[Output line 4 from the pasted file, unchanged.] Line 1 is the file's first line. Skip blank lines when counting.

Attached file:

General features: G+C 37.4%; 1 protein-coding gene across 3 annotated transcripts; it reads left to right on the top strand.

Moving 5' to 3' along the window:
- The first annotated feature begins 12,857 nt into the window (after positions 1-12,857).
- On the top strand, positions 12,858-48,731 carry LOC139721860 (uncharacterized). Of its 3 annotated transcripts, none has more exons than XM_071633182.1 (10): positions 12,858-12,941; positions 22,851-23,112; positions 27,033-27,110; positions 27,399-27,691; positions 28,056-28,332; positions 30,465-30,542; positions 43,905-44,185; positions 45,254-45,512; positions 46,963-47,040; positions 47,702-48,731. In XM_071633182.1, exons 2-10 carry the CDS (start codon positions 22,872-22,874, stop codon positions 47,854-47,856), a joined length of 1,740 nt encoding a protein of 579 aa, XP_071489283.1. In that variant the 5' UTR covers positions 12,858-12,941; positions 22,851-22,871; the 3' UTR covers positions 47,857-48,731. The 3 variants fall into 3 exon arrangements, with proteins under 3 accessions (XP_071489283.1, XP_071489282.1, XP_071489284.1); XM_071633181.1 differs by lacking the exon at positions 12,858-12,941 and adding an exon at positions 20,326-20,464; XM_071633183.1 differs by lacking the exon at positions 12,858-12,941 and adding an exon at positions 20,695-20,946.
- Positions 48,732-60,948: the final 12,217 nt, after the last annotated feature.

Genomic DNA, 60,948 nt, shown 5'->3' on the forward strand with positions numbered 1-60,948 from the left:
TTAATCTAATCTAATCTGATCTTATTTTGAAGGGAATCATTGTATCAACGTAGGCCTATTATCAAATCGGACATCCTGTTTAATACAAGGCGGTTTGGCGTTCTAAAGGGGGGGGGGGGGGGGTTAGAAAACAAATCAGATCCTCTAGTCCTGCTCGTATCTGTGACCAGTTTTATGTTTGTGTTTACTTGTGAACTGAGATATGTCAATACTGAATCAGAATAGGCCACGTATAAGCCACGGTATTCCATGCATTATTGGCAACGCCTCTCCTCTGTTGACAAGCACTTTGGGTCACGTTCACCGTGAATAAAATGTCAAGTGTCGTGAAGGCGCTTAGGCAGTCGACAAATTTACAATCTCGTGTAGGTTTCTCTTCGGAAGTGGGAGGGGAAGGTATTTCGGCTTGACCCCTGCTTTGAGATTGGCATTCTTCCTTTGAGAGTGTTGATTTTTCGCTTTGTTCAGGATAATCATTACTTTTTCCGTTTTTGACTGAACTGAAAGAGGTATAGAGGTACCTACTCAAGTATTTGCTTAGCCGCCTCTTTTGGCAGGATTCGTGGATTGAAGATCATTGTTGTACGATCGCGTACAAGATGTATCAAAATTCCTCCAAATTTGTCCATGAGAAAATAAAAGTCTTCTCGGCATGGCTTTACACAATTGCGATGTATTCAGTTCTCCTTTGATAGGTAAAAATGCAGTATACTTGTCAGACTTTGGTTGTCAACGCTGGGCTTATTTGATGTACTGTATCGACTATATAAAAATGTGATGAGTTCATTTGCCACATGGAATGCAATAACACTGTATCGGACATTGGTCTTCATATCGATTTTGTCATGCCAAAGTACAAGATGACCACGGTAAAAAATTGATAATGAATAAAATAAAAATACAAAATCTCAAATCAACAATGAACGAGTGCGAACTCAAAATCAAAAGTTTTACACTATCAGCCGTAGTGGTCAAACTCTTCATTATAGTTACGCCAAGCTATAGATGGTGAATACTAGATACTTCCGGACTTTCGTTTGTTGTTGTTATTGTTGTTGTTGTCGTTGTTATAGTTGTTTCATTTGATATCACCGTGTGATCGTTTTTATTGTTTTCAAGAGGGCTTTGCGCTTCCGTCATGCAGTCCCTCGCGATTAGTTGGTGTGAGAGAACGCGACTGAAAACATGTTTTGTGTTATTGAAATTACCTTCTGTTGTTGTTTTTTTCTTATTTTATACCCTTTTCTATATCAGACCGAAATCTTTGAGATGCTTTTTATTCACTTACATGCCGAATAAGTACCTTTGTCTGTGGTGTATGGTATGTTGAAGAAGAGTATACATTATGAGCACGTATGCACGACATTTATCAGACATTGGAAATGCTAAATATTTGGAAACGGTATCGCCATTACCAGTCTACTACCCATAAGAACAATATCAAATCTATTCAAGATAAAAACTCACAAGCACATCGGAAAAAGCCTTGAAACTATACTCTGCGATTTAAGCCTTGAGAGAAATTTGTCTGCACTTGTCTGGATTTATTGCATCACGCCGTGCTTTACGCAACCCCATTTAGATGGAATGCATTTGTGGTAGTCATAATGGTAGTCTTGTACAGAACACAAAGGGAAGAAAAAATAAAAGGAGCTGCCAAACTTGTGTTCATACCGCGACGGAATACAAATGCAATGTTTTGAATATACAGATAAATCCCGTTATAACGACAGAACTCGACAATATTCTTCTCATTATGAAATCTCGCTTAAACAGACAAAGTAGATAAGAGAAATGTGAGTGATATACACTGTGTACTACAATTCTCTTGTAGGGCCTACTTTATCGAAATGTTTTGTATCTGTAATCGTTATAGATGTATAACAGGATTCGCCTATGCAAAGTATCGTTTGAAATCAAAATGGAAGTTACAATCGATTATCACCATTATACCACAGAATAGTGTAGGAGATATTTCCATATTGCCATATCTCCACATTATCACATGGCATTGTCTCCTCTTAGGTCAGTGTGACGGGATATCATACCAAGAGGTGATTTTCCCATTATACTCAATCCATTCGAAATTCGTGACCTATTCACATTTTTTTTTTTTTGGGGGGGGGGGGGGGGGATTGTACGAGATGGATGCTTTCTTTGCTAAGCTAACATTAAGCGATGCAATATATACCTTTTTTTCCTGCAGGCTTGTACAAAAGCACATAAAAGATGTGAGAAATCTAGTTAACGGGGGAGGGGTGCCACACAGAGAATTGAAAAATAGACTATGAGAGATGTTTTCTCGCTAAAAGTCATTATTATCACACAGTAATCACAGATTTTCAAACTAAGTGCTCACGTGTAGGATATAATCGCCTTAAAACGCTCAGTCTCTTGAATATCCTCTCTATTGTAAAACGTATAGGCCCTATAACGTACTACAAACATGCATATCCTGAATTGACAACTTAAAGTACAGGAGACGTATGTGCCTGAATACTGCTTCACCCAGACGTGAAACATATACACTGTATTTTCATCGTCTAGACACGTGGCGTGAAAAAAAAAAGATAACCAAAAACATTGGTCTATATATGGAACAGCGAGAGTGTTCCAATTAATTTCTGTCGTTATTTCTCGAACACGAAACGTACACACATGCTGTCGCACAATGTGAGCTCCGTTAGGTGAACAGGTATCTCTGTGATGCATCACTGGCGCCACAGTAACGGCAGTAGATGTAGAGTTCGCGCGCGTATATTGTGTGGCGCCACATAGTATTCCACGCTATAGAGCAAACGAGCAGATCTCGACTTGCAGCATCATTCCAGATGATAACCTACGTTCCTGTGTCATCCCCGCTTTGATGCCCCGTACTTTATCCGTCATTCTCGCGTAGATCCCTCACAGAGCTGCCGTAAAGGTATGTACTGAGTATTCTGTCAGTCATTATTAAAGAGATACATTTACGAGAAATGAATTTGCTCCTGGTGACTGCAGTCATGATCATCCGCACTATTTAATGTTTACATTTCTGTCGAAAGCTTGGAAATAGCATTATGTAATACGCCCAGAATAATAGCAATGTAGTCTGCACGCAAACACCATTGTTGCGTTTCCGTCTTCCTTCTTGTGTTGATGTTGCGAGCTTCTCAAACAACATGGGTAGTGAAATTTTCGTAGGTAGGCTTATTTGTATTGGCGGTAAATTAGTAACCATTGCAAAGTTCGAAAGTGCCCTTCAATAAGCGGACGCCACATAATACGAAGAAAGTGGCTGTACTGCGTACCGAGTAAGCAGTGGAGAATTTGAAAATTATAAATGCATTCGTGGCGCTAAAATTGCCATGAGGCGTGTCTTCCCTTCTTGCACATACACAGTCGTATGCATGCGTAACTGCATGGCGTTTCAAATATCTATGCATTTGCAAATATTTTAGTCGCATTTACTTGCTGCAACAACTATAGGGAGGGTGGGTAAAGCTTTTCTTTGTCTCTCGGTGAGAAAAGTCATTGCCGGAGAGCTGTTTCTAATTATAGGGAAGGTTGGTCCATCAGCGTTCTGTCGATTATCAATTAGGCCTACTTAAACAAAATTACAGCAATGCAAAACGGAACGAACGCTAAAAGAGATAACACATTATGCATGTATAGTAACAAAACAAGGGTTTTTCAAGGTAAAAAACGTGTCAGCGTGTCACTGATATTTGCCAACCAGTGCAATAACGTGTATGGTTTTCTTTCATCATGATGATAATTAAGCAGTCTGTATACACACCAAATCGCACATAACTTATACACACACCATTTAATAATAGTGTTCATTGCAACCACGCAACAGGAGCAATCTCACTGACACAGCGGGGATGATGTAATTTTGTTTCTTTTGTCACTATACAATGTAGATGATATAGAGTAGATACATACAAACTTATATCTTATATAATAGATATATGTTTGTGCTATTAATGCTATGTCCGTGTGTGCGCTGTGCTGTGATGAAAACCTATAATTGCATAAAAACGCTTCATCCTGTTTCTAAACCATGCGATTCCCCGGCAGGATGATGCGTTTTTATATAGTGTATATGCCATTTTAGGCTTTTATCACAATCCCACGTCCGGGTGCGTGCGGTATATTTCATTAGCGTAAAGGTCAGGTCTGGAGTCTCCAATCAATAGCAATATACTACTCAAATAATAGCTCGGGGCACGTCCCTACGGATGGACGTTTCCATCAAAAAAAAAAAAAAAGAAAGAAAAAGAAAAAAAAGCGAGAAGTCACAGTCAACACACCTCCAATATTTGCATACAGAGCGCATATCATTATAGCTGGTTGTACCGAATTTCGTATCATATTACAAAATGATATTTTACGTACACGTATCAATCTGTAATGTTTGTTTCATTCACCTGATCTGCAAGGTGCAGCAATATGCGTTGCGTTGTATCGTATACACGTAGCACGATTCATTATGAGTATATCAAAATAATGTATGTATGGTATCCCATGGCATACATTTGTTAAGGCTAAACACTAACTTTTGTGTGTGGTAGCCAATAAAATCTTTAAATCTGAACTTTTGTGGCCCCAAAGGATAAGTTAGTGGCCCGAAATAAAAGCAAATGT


- On the top strand, positions 12,858-48,731 carry LOC139721860 (uncharacterized). Of its 3 annotated transcripts, none has more exons than XM_071633182.1 (10): positions 12,858-12,941; positions 22,851-23,112; positions 27,033-27,110; positions 27,399-27,691; positions 28,056-28,332; positions 30,465-30,542; positions 43,905-44,185; positions 45,254-45,512; positions 46,963-47,040; positions 47,702-48,731. In XM_071633182.1, exons 2-10 carry the CDS (start codon positions 22,872-22,874, stop codon positions 47,854-47,856), a joined length of 1,740 nt encoding a protein of 579 aa, XP_071489283.1. In that variant the 5' UTR covers positions 12,858-12,941; positions 22,851-22,871; the 3' UTR covers positions 47,857-48,731. The 3 variants fall into 3 exon arrangements, with proteins under 3 accessions (XP_071489283.1, XP_071489282.1, XP_071489284.1); XM_071633181.1 differs by lacking the exon at positions 12,858-12,941 and adding an exon at positions 20,326-20,464; XM_071633183.1 differs by lacking the exon at positions 12,858-12,941 and adding an exon at positions 20,695-20,946.